3. ^ a b
  4. ^ Chow 2011.
  5. ^ a b "Moon Express Announces First Successful Flight Test of Lunar Lander System Developed With NASA Partnership". Moon Express. Retrieved August 16, 2011.
  6. ^ a b Caulfield, Brian. "Naveen Jain: 'Think Of The Moon As Just Another Continent'". Forbes. Retrieved August 16, 2011.
  7. ^ Knafo, Saki (July 22, 2011). "The New Space Biz: Companies Seek Cash In The Cosmos". Huffington Post. Retrieved August 16, 2011.
  8. ^ "Moving the heaven to get some rare earth". The Hindu. Chennai, India. June 2, 2011. Archived from the original on June 7, 2011. Retrieved June 7, 2011.
  9. ^ "NASA - NASA Awards Contracts for Innovative Lunar Demonstrations Data".
  10. ^ Hennigan, W.J. (2011-04-08). "MoonEx aims to scour Moon for rare materials". Los Angeles Times. Retrieved 2011-04-10.
  11. ^ Sutherland, Paul. "Moon Express to fly lunar telescope". Archived from the original on 14 July 2018. Retrieved 19 August 2012.
  12. ^ Lindsey, Clark (2012-12-20). "MoonEx Acquires RCSP of Dynetics". NewSpace Watch. Retrieved 2012-12-21.
  13. ^ Kohlenberg, Brad (2013-09-05). "Moon Express Announces Dr. Paul Spudis as Chief Scientist and Dr. Jack Burns as Science Advisory Board Chair". Google Lunar XPRIZE Blog. Archived from the original on 2013-09-29. Retrieved 2013-09-16.
  14. ^ Mohon, Lee (15 May 2015). "NASA's Marshall Space Flight Center's Mighty Eagle Successfully Concludes Test Series".
  15. ^ Messier, Doug (2013-12-05). "Moon Express Unveils 'MX-1' Commercial Lunar Lander". Parabolic Arc. Retrieved 2013-12-07.
  16. ^ "RELEASE 14-126 NASA Selects Partners for U.S. Commercial Lander Capabilities". NASA.GOV website. NASA. April 30, 2014. Retrieved May 3, 2014.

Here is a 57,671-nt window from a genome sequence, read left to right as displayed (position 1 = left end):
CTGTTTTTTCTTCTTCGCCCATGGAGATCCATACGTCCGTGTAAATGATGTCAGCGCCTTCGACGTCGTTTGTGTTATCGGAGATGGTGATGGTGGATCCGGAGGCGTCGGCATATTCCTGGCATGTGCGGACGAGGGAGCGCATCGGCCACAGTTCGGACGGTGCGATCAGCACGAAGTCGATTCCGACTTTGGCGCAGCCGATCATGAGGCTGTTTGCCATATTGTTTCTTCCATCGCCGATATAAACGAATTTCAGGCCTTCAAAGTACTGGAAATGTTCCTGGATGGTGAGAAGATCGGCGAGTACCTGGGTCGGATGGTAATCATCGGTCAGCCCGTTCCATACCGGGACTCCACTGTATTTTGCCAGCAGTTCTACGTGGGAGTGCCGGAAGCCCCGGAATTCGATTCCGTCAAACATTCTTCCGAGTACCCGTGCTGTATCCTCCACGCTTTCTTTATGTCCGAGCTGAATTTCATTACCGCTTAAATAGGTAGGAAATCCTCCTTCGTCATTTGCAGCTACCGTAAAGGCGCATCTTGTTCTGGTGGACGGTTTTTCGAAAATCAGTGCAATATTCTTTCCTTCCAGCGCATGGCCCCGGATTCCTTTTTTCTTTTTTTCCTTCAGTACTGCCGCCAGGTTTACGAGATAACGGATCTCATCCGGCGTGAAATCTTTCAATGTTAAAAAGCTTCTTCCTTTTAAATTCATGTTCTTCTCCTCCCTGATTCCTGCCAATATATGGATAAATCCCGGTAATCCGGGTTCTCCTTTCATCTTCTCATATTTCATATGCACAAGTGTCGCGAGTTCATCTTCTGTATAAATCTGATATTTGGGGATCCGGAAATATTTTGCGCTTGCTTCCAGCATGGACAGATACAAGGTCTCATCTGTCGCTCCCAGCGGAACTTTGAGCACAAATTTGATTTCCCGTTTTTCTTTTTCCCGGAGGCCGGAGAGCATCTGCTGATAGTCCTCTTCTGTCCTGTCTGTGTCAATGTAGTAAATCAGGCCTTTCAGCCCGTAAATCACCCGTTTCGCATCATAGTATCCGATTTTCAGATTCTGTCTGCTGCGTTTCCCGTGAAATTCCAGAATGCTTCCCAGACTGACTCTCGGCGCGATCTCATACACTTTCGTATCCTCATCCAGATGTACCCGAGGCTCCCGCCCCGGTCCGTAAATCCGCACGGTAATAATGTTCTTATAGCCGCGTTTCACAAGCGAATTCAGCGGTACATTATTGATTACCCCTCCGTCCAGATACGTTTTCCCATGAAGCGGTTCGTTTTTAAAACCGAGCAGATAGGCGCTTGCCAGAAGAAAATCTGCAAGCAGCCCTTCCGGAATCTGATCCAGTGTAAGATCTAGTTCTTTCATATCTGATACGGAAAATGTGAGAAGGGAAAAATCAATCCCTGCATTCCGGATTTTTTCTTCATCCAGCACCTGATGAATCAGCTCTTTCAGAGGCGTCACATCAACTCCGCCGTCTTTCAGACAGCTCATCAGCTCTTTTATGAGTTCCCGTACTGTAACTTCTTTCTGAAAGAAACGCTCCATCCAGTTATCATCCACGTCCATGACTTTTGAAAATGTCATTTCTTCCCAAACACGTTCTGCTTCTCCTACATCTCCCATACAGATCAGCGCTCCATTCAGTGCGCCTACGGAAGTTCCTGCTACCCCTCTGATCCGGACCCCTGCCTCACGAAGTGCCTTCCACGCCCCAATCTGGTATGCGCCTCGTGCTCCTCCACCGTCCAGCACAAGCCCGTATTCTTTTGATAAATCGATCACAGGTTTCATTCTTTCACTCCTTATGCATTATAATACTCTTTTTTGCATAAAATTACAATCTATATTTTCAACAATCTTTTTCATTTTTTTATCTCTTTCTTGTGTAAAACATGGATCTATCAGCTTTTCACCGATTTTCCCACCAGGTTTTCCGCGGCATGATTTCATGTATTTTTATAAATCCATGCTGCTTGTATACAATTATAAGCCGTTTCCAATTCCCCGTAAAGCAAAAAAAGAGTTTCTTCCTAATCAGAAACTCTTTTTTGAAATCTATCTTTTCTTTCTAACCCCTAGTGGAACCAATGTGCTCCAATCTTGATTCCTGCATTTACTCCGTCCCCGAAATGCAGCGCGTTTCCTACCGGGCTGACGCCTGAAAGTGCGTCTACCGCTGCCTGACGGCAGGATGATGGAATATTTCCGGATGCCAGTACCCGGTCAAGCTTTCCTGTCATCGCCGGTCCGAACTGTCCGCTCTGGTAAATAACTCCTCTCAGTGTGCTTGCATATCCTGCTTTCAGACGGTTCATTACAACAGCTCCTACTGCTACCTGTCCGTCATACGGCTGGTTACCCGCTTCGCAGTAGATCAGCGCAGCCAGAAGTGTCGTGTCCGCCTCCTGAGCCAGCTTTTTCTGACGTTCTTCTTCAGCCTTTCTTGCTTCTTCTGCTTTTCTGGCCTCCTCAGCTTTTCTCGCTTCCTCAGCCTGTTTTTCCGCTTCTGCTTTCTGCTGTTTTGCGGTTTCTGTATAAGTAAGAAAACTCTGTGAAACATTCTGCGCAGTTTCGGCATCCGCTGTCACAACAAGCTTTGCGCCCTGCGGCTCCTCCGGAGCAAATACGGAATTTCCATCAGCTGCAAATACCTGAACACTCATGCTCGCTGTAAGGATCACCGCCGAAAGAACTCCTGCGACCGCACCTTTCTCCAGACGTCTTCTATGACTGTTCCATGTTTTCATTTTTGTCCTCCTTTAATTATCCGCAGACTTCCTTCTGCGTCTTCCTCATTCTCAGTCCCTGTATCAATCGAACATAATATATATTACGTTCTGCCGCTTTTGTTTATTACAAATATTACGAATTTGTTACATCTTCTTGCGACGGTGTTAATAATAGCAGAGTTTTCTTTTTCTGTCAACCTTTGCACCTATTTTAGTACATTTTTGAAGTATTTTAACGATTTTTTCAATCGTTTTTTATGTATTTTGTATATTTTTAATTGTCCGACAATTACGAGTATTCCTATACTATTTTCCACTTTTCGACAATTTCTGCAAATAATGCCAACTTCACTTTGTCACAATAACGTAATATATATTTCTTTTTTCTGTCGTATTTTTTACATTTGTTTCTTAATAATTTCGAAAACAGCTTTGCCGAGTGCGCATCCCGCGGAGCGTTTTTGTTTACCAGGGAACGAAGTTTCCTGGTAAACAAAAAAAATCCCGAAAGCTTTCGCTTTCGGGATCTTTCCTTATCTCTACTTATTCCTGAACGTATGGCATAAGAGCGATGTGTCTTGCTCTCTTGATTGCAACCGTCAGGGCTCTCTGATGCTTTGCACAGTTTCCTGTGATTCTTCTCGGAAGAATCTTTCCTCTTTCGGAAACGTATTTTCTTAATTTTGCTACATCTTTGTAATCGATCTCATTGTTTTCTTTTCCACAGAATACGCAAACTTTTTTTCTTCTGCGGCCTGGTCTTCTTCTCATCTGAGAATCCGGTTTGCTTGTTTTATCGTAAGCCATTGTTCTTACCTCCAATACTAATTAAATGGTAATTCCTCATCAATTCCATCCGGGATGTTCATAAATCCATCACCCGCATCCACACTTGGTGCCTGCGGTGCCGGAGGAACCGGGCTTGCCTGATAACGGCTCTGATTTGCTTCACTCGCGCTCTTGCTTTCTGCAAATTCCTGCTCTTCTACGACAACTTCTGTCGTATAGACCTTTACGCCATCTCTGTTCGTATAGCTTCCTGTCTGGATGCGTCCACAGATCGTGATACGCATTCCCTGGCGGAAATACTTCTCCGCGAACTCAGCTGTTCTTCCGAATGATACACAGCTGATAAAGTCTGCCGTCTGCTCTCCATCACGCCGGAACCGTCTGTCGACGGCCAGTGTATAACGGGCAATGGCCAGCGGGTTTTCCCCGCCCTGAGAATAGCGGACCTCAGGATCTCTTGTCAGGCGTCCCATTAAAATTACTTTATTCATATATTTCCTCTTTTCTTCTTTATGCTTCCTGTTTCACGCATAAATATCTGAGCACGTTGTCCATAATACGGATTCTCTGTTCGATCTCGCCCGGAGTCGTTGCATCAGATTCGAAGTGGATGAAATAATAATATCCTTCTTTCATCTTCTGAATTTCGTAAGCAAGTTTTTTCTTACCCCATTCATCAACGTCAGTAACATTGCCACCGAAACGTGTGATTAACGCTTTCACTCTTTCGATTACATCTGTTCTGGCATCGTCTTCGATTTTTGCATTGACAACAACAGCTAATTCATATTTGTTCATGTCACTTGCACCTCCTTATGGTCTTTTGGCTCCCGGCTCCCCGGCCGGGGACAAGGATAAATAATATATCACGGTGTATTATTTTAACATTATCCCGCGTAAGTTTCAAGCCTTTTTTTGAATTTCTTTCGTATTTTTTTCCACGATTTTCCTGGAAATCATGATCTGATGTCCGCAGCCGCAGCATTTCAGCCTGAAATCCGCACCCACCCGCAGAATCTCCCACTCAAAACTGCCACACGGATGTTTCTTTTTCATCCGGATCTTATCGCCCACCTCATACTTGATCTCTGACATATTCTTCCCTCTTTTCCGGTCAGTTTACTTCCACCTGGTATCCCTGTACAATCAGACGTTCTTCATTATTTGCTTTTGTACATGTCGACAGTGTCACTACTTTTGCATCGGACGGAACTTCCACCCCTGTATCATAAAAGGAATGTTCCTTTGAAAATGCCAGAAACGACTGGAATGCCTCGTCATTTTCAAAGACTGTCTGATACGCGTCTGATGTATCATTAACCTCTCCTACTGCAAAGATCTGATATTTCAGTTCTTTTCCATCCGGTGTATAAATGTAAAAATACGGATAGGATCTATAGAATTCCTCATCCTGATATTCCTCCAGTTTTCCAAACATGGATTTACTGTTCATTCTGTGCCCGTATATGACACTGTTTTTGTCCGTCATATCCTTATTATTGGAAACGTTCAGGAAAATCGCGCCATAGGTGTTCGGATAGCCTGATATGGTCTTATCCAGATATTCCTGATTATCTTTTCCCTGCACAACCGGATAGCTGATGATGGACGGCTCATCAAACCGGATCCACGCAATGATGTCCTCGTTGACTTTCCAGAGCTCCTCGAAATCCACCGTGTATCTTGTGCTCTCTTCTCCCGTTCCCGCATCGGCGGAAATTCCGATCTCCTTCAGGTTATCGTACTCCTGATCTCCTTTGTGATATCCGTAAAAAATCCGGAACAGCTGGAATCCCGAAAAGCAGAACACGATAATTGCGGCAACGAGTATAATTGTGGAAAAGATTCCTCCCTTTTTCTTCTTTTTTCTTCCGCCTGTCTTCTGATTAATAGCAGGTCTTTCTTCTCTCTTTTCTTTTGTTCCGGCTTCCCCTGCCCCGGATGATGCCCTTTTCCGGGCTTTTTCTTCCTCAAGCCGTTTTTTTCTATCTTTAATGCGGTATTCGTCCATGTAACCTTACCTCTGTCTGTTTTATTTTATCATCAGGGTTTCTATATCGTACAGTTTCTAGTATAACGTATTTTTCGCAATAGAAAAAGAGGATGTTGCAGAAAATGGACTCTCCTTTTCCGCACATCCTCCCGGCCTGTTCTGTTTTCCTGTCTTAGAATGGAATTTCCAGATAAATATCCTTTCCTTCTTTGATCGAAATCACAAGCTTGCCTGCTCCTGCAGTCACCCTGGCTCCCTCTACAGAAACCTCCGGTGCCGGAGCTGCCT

17. ^ Herridge, Linda (3 March 2015). "Moon Express Completes Initial Flight Tests at NASA's Kennedy".
  18. ^ Dean, James (22 January 2015). "Private moon firm to sign deal for test flights at Cape".
  19. ^ Foust, Jeff (12 July 2016). "Moon Express takes over Cape Canaveral Delta 2 launch site". Spacenews.
  20. ^ Pasztor, Andy (June 5, 2016). "U.S. Set to Approve Moon Mission by Commercial Space Venture". The Wall Street Journal. Retrieved June 6, 2016.
  21. ^ "Florida Company Gets Approval to Put Robotic Lander on Moon". The New York Times. 4 August 2016.
  22. ^ Erin Mahoney (31 October 2017). "NASA Extends Agreements to Advance Commercial Lunar Landers". NASA.GOV. Retrieved November 2, 2017.
  23. ^ "Towers at disused Florida launch pad to be toppled Thursday – Spaceflight Now". Retrieved 2018-07-12.
  24. ^ "Layoffs and stalled projects plagued space start-up Moon Express. Then NASA stepped in".
  26. ^ "NASA Announces New Partnerships for Commercial Lunar Payload Delivery Services". NASA. 29 November 2018. Retrieved November 29, 2018.